Context switching and notifications have reduced many of our working hours to putting out fires. It’s left us without the knowledge on how to escape the this trap and achieve a deeper understanding of cognitively demanding tasks. Newport explores what it means to achieve a flow state in your work, how intellectuals have sought this state for decades, and then some of the habits and methods one can employ to get there. I chose this book because it help shift my thinking on how I best provide value on a team. Hint: it’s not always with a snappy slack response. 🙂
“Great creative minds think like artists but work like accountants.”
Blink dives into the physiological analysis and examples of reasoning behind your gut feelings. As it turns out, we have initial feelings about something for a reason and they can be surprisingly accurate. Our intuition helps us process the world around us faster and keeps us moving without needing to know every last detail. Gladwell calls this “thin slicing”. It’s not to say that data is inherently bad, but that it should always be questioned. I love this book mostly because of the amazingly detailed case studies where this reasoning proves beneficial. Example: A gut reaction from an art dealer upon seeing an “ancient” statue for the first time opened the door of research that ultimately lead to it being proven as a fake.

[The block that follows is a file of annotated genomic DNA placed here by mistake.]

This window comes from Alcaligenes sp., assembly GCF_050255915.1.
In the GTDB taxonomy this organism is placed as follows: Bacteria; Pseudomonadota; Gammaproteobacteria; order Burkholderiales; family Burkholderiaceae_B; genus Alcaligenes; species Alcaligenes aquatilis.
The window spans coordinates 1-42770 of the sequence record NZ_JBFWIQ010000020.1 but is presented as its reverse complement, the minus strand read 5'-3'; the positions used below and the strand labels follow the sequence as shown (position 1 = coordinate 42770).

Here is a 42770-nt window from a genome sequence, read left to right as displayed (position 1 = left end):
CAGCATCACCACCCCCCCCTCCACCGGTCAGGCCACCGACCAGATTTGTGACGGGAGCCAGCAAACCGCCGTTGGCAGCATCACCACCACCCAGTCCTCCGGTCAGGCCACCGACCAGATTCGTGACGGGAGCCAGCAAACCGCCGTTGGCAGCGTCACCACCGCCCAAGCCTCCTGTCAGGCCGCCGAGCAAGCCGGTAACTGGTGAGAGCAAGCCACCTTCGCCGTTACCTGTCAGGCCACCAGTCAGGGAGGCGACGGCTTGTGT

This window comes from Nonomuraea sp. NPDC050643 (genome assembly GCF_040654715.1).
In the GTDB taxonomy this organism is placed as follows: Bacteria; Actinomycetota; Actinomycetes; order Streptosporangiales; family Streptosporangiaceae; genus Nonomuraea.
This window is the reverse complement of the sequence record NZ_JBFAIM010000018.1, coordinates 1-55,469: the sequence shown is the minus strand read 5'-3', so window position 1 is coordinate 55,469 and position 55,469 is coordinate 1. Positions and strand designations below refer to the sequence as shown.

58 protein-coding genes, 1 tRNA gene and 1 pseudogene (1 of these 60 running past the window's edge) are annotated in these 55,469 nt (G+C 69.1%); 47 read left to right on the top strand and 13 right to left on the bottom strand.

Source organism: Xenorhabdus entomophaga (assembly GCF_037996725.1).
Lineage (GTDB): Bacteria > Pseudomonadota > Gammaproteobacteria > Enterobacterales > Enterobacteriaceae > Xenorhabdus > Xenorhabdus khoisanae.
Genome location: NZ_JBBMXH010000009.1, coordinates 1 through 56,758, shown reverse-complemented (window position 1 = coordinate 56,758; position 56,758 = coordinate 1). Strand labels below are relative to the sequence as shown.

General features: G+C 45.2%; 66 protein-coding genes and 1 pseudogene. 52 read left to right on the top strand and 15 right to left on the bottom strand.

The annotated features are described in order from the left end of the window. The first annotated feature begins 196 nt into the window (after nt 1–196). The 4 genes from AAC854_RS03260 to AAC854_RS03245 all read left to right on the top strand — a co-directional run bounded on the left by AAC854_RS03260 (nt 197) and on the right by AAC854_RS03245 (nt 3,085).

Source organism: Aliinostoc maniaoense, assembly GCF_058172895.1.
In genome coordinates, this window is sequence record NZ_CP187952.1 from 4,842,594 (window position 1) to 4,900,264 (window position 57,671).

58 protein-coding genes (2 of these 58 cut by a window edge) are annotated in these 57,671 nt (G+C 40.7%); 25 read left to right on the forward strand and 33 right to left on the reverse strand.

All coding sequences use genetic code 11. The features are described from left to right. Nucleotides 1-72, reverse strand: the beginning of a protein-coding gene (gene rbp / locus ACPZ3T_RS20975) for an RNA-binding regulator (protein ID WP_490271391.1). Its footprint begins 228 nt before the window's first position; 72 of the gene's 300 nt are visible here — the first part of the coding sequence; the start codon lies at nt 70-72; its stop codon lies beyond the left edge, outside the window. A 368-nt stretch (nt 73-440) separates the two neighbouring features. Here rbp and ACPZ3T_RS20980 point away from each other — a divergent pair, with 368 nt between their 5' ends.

“We live in a world that assumes that the quality of a decision is directly related to the time and effort that went into making it.”
Mike Monteiro approaches design work (or any work for that matter) with a zero bullshit, call a spade a spade mentality that is the antithesis of many design leaders and others that manage client relationships and creative work. Hit grit and realness was a breath of fresh air after meetings spent listening to corporate speak and all levels of a past organization blindly following a clients direction. I read this book more than a few years ago and as a young designer it helped me begin to realize the power that we hold as we manage our relationships and how we work with others. It’s a title a recommend to anyone that wants to be viewed as an expert at what they do.
“Ultimately, your job is to make the client feel confident in the design. Confidence is as much of a deliverable as anything you’re handing over in the project.”